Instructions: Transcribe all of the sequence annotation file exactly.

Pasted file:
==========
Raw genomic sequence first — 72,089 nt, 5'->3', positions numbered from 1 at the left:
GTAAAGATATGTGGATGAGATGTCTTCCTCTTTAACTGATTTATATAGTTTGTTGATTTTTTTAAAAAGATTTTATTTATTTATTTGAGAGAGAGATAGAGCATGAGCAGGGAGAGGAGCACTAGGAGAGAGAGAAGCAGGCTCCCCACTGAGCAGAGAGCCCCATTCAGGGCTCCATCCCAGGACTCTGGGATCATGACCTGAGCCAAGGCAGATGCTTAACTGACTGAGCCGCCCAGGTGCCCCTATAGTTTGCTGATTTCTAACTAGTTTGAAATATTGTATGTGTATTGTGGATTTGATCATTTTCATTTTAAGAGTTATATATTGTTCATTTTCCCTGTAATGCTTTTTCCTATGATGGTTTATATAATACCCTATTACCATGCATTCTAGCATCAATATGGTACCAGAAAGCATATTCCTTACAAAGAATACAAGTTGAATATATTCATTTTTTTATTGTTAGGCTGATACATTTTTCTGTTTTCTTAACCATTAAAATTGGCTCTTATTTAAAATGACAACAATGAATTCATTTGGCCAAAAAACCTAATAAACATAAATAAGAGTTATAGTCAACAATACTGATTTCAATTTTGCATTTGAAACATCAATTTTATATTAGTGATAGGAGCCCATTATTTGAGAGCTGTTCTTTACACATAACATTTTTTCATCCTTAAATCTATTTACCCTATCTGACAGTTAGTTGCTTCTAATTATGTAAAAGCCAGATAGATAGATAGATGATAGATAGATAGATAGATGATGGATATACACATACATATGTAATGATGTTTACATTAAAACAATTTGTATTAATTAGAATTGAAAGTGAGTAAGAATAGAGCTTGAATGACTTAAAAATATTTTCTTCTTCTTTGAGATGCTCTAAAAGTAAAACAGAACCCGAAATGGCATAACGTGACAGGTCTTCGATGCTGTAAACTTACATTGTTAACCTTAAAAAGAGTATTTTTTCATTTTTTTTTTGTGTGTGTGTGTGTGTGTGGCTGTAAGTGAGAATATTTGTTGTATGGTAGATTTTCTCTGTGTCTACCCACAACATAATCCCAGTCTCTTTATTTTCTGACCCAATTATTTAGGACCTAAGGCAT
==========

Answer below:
Raw genomic sequence first — 72,089 nt, 5'->3', positions numbered from 1 at the left:
GTAAAGATATGTGGATGAGATGTCTTCCTCTTTAACTGATTTATATAGTTTGTTGATTTTTTTAAAAAGATTTTATTTATTTATTTGAGAGAGAGATAGAGCATGAGCAGGGAGAGGAGCACTAGGAGAGAGAGAAGCAGGCTCCCCACTGAGCAGAGAGCCCCATTCAGGGCTCCATCCCAGGACTCTGGGATCATGACCTGAGCCAAGGCAGATGCTTAACTGACTGAGCCGCCCAGGTGCCCCTATAGTTTGCTGATTTCTAACTAGTTTGAAATATTGTATGTGTATTGTGGATTTGATCATTTTCATTTTAAGAGTTATATATTGTTCATTTTCCCTGTAATGCTTTTTCCTATGATGGTTTATATAATACCCTATTACCATGCATTCTAGCATCAATATGGTACCAGAAAGCATATTCCTTACAAAGAATACAAGTTGAATATATTCATTTTTTTATTGTTAGGCTGATACATTTTTCTGTTTTCTTAACCATTAAAATTGGCTCTTATTTAAAATGACAACAATGAATTCATTTGGCCAAAAAACCTAATAAACATAAATAAGAGTTATAGTCAACAATACTGATTTCAATTTTGCATTTGAAACATCAATTTTATATTAGTGATAGGAGCCCATTATTTGAGAGCTGTTCTTTACACATAACATTTTTTCATCCTTAAATCTATTTACCCTATCTGACAGTTAGTTGCTTCTAATTATGTAAAAGCCAGATAGATAGATAGATGATAGATAGATAGATAGATGATGGATATACACATACATATGTAATGATGTTTACATTAAAACAATTTGTATTAATTAGAATTGAAAGTGAGTAAGAATAGAGCTTGAATGACTTAAAAATATTTTCTTCTTCTTTGAGATGCTCTAAAAGTAAAACAGAACCCGAAATGGCATAACGTGACAGGTCTTCGATGCTGTAAACTTACATTGTTAACCTTAAAAAGAGTATTTTTTCATTTTTTTTTTGTGTGTGTGTGTGTGTGTGGCTGTAAGTGAGAATATTTGTTGTATGGTAGATTTTCTCTGTGTCTACCCACAACATAATCCCAGTCTCTTTATTTTCTGACCCAATTATTTAGGACCTAAGGCAT